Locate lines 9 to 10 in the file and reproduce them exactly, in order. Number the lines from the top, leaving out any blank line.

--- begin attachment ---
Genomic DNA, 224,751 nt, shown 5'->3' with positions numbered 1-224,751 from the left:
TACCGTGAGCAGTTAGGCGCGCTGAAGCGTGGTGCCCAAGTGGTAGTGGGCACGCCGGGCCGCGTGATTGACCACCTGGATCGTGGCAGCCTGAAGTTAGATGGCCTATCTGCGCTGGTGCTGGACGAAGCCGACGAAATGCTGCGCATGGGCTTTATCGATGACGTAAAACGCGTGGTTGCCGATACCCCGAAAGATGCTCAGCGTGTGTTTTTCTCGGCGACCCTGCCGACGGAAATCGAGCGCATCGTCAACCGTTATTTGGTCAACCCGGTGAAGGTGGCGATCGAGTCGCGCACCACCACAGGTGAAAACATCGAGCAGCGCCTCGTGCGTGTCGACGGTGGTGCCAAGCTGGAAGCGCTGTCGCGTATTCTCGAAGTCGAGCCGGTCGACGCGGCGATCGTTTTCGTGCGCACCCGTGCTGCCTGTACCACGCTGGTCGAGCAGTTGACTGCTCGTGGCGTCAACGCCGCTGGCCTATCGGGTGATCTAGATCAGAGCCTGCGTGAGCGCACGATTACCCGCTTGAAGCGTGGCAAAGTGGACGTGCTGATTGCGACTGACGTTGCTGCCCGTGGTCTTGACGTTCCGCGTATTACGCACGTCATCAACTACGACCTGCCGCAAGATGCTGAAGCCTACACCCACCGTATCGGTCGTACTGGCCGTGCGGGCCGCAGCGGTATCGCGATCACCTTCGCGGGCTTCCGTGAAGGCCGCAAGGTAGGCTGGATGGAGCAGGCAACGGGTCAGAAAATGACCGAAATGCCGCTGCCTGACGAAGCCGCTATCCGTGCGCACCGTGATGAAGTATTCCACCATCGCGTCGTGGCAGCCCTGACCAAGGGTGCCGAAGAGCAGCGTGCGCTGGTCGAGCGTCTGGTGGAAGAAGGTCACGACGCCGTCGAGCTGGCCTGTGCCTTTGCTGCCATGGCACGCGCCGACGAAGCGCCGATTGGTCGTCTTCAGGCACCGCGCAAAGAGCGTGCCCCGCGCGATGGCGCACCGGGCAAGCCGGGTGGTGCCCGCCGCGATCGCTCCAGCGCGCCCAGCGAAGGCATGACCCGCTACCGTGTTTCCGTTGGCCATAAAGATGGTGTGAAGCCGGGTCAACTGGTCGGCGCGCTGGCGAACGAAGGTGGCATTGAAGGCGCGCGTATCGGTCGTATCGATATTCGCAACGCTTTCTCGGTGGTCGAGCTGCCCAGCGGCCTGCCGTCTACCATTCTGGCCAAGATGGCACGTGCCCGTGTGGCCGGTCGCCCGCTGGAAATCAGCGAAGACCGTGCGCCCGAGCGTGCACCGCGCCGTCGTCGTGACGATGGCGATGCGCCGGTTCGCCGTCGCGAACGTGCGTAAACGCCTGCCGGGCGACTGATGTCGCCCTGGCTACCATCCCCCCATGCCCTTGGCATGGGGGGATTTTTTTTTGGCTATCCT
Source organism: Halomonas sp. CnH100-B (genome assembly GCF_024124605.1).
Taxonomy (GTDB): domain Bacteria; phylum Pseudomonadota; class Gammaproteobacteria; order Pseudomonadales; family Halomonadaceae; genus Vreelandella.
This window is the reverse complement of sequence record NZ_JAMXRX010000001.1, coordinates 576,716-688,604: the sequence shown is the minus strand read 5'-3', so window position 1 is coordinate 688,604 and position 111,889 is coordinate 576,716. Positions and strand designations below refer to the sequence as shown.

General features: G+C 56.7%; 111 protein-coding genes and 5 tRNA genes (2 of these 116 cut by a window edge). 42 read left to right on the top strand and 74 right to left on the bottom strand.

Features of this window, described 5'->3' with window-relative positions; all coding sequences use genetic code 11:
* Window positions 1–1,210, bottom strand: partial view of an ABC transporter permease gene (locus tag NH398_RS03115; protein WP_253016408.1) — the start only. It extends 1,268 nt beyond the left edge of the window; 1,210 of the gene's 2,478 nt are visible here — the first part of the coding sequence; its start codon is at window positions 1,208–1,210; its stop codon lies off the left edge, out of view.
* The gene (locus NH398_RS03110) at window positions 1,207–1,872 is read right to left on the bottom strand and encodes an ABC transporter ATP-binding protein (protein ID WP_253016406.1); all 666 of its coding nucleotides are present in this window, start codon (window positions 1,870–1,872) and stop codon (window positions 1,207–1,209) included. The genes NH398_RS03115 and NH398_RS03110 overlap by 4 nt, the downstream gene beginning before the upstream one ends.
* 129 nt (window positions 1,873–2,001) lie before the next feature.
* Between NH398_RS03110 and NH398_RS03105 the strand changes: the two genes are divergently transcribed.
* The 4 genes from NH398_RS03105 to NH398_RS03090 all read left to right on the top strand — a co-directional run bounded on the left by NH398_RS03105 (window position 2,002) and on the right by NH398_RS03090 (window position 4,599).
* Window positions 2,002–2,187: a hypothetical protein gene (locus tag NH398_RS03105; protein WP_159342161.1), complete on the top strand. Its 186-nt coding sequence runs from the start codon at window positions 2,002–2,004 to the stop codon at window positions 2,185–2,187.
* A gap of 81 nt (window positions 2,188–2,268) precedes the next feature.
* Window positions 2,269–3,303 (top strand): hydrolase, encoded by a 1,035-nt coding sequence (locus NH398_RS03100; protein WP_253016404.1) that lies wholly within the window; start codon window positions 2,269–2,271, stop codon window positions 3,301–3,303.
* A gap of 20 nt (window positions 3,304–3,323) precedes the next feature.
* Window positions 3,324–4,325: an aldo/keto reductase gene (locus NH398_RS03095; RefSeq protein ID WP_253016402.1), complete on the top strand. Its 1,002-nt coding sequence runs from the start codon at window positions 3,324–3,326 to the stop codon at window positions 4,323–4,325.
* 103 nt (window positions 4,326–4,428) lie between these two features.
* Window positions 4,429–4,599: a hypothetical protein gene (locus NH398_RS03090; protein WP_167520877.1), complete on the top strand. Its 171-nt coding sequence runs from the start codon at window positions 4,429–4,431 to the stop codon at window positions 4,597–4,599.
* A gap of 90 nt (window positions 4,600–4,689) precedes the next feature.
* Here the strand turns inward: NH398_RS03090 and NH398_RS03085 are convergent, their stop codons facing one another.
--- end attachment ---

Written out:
* The gene (locus NH398_RS03110) at window positions 1,207–1,872 is read right to left on the bottom strand and encodes an ABC transporter ATP-binding protein (protein ID WP_253016406.1); all 666 of its coding nucleotides are present in this window, start codon (window positions 1,870–1,872) and stop codon (window positions 1,207–1,209) included. The genes NH398_RS03115 and NH398_RS03110 overlap by 4 nt, the downstream gene beginning before the upstream one ends.
* 129 nt (window positions 1,873–2,001) lie before the next feature.